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The range for day-school tuitions at the independent schools that belong to Canadian Accredited Independent Schools is approximately $9,900 to $33,900 this year, according to CAIS. But most private schools also have extra costs, such as uniforms and trips.Alex Slobodkin/Getty Images/iStockphoto

Dominic Atkinson always wanted to send his two boys to Upper Canada College (UCC), but like many parents who are comfortable yet not wealthy, the question was how to afford it.

"From my own good experience, UCC was on my radar. I attended from Grades 5 to 13. Because of the cost, the plan was for our boys to start in Grade 7," says Mr. Atkinson, 45, executive director at DIG Insights, a Toronto market research company.

The cost of independent school can be daunting, even for well-off families. "I know that many Canadians have much tougher sacrifices to make, but even for our family there are trade-offs," he says.

The range for day-school tuitions at the independent schools that belong to Canadian Accredited Independent Schools is approximately $9,900 to $33,900 this year, according to CAIS executive director Anne-Marie Kee.

"But parents should be aware that these fees can vary," she adds. "Some schools calculate extras into their tuition figures, while others do not, and figures depend on the size of school and province and location."

Extra expenses can range from new-student registration fees to books and trips. Our Kids Media lists these sample costs from a prominent, downtown Toronto private school with day tuition of about $30,000 on its website:

- New-student registration fee: $7,500

- Books: $500/year for a middle or senior student

- Activity Fee: $150/year

- Trips: $400-$800/trip

- Laptop: $2,000/3 years

- New uniforms: $800

There are also options, says Chantal Kenny, executive director of admissions at UCC in Toronto.

"When families come to us and say they can't consider enrolling because they can't afford the tuition, I ask them not to make that assumption," she says. "UCC and other independent schools recognize that fewer than 2 per cent of Canadian families can afford the full cost, and we want to be affordable to more students than that," she says.

"This has been our No. 1 strategic priority for the last five years. As a result, we have committed more than $5-million in financial assistance and we encourage families to do research and see what might be available."

Families will still often need to make sacrifices – Mr. Atkinson's family forgoes big and even more modest road-trip vacations and children's summer camps, and he drives a beat-up 12-year-old car, for example. But many parents might be surprised at the range of choices available for funding beyond digging into the family nest egg. Annual tuition fees at UCC are $30,860 for day students up to Grade 7.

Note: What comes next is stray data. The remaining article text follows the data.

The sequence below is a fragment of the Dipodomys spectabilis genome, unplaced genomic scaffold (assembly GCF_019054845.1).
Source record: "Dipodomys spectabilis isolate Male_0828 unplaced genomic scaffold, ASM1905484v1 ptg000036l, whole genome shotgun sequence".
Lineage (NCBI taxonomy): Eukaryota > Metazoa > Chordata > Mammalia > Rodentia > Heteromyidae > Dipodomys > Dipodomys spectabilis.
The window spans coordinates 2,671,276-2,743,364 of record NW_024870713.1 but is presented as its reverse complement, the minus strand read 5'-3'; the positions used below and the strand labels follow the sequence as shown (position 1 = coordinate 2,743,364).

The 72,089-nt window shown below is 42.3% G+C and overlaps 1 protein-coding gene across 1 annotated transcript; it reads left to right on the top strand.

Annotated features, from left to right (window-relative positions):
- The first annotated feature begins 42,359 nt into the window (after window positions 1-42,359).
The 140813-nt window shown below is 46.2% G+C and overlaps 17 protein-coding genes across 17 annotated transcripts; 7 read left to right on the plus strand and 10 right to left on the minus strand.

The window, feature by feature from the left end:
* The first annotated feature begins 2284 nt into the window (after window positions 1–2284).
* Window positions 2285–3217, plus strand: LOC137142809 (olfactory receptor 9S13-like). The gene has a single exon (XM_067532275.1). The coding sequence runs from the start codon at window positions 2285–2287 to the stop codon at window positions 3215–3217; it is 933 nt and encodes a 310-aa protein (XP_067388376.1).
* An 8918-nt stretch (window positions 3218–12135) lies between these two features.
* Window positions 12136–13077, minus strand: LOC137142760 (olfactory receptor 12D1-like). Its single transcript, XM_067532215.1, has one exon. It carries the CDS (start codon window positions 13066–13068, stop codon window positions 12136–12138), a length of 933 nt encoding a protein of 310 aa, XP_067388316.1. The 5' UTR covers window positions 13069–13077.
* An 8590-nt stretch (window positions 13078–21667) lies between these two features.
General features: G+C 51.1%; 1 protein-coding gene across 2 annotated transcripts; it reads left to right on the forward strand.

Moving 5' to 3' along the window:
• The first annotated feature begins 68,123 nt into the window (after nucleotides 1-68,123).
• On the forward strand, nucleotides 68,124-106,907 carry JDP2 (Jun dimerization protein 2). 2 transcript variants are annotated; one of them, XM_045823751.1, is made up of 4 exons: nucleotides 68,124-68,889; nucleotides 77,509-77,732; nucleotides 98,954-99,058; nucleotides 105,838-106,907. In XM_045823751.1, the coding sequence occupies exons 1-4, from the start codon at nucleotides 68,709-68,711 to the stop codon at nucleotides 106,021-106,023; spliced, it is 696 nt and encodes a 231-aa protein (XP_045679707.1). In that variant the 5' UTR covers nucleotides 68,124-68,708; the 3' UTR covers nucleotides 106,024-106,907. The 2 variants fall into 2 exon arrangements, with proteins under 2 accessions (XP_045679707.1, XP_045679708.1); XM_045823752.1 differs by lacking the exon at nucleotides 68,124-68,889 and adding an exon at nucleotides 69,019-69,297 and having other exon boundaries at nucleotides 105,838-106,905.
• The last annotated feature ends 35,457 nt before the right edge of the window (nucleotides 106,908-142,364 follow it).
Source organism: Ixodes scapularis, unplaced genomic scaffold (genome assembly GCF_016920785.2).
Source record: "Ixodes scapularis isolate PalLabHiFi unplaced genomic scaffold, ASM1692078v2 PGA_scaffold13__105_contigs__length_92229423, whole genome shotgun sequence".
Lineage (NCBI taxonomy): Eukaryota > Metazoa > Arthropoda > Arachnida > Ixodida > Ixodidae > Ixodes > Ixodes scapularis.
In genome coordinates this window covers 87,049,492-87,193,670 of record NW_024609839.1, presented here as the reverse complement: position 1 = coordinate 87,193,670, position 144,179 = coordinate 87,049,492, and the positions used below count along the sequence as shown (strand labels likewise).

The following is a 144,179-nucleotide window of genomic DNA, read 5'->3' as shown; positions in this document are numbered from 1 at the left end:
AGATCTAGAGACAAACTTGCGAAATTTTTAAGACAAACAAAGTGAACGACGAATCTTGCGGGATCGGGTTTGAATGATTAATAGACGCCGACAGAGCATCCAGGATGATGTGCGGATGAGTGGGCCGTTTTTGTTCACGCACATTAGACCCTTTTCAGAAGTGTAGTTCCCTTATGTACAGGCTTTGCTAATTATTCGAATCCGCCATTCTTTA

"There are lots of opportunities if independent school is not within your budget, and we encourage interested families to explore them,'" says Susan Markle, executive director of admissions at TFS – Canada's International School (formerly Toronto French School), which has annual tuition fees of $28,700 for the day students at the Toronto campus from Grade 1 to Grade 7.

For example, her school, which values a diverse student population, offers a full Grade 7 scholarship to a boy or girl who meets TFS's academic requirements and whose family meets the school's criteria for needing tuition help.

"In addition to tuition, it covers books, incidentals such as uniforms, all the costs," Ms. Markle says.

"I always suggest to parents that they have an open conversation with the school," says Leanne Foster, Head of School at Trafalgar Castle School in Whitby, Ont, which, for example, has annual tuition costs of $21,995 to $22,300 for day students from Grade 5 to Grade 8.

"Often there are bursaries, entrance scholarships, merit-based scholarships and other financial supports available," Dr. Foster says.

"Flexible payment plans are also a possibility at many schools. I recommend that parents don't assume it's out of reach until they've explored their options with a few schools."

Shopping around is important because tuition can vary, as well as the scholarships and bursaries available.

"Our situation is a bit different," says Michelle Wilson, academic director of Royal Elite International Academy in Niagara-on-the-Lake, Ont. Her school, with about 100 students in Grades 9 to 12, charges higher tuition for international students than for its local students, considering it a positive way to encourage more interaction between the school and the local community. The school asks prospective students to contact it for information on fees.

At Canadian private schools, parents who seek bursaries or scholarships usually submit their information to an outside organization called Apple Financial Services (not related to the computer and iPhone company) that analyzes their financial situation.

"It's independent and arms-length. We get a report on whether families qualify but we don't see their details," Ms. Markle says.

Bursaries and scholarships are different; a bursary is based on demonstrated financial need, while scholarships are based on students' academic and extracurricular merit and may have conditions, such as keeping up good marks.

"I always encourage parents to ask a lot of questions as schools are more than willing to share how this works," CAIS's Ms. Kee says.